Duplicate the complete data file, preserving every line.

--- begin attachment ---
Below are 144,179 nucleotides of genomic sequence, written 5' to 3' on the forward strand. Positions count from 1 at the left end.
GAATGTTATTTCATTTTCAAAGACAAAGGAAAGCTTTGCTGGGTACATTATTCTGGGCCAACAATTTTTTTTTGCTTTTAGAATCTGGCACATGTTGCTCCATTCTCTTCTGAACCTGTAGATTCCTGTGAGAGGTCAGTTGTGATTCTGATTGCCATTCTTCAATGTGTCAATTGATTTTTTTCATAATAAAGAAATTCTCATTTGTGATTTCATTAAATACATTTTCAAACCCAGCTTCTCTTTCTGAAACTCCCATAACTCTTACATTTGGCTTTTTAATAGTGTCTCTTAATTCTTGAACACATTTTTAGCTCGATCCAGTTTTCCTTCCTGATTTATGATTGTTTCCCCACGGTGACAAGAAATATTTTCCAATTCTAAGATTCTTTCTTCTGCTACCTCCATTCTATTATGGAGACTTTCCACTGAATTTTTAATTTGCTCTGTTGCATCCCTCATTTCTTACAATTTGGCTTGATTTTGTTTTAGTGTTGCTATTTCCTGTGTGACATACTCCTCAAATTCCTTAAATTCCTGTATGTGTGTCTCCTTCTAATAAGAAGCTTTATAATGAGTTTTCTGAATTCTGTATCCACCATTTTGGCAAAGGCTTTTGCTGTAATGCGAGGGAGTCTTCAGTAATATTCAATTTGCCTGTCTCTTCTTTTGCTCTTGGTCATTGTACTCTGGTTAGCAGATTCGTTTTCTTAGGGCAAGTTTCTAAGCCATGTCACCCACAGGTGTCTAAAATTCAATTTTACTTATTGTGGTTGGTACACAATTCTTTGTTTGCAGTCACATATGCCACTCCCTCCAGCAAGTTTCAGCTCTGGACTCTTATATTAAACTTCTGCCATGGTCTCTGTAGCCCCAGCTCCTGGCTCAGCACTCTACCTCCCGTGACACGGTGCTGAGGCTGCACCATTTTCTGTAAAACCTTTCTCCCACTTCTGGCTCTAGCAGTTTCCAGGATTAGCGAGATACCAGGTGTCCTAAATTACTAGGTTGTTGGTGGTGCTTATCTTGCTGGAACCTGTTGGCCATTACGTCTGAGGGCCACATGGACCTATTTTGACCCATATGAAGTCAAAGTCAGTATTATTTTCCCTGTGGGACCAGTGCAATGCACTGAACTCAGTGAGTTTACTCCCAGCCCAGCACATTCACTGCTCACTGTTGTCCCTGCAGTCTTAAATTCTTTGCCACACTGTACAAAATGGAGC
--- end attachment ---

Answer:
Below are 144,179 nucleotides of genomic sequence, written 5' to 3' on the forward strand. Positions count from 1 at the left end.
GAATGTTATTTCATTTTCAAAGACAAAGGAAAGCTTTGCTGGGTACATTATTCTGGGCCAACAATTTTTTTTTGCTTTTAGAATCTGGCACATGTTGCTCCATTCTCTTCTGAACCTGTAGATTCCTGTGAGAGGTCAGTTGTGATTCTGATTGCCATTCTTCAATGTGTCAATTGATTTTTTTCATAATAAAGAAATTCTCATTTGTGATTTCATTAAATACATTTTCAAACCCAGCTTCTCTTTCTGAAACTCCCATAACTCTTACATTTGGCTTTTTAATAGTGTCTCTTAATTCTTGAACACATTTTTAGCTCGATCCAGTTTTCCTTCCTGATTTATGATTGTTTCCCCACGGTGACAAGAAATATTTTCCAATTCTAAGATTCTTTCTTCTGCTACCTCCATTCTATTATGGAGACTTTCCACTGAATTTTTAATTTGCTCTGTTGCATCCCTCATTTCTTACAATTTGGCTTGATTTTGTTTTAGTGTTGCTATTTCCTGTGTGACATACTCCTCAAATTCCTTAAATTCCTGTATGTGTGTCTCCTTCTAATAAGAAGCTTTATAATGAGTTTTCTGAATTCTGTATCCACCATTTTGGCAAAGGCTTTTGCTGTAATGCGAGGGAGTCTTCAGTAATATTCAATTTGCCTGTCTCTTCTTTTGCTCTTGGTCATTGTACTCTGGTTAGCAGATTCGTTTTCTTAGGGCAAGTTTCTAAGCCATGTCACCCACAGGTGTCTAAAATTCAATTTTACTTATTGTGGTTGGTACACAATTCTTTGTTTGCAGTCACATATGCCACTCCCTCCAGCAAGTTTCAGCTCTGGACTCTTATATTAAACTTCTGCCATGGTCTCTGTAGCCCCAGCTCCTGGCTCAGCACTCTACCTCCCGTGACACGGTGCTGAGGCTGCACCATTTTCTGTAAAACCTTTCTCCCACTTCTGGCTCTAGCAGTTTCCAGGATTAGCGAGATACCAGGTGTCCTAAATTACTAGGTTGTTGGTGGTGCTTATCTTGCTGGAACCTGTTGGCCATTACGTCTGAGGGCCACATGGACCTATTTTGACCCATATGAAGTCAAAGTCAGTATTATTTTCCCTGTGGGACCAGTGCAATGCACTGAACTCAGTGAGTTTACTCCCAGCCCAGCACATTCACTGCTCACTGTTGTCCCTGCAGTCTTAAATTCTTTGCCACACTGTACAAAATGGAGC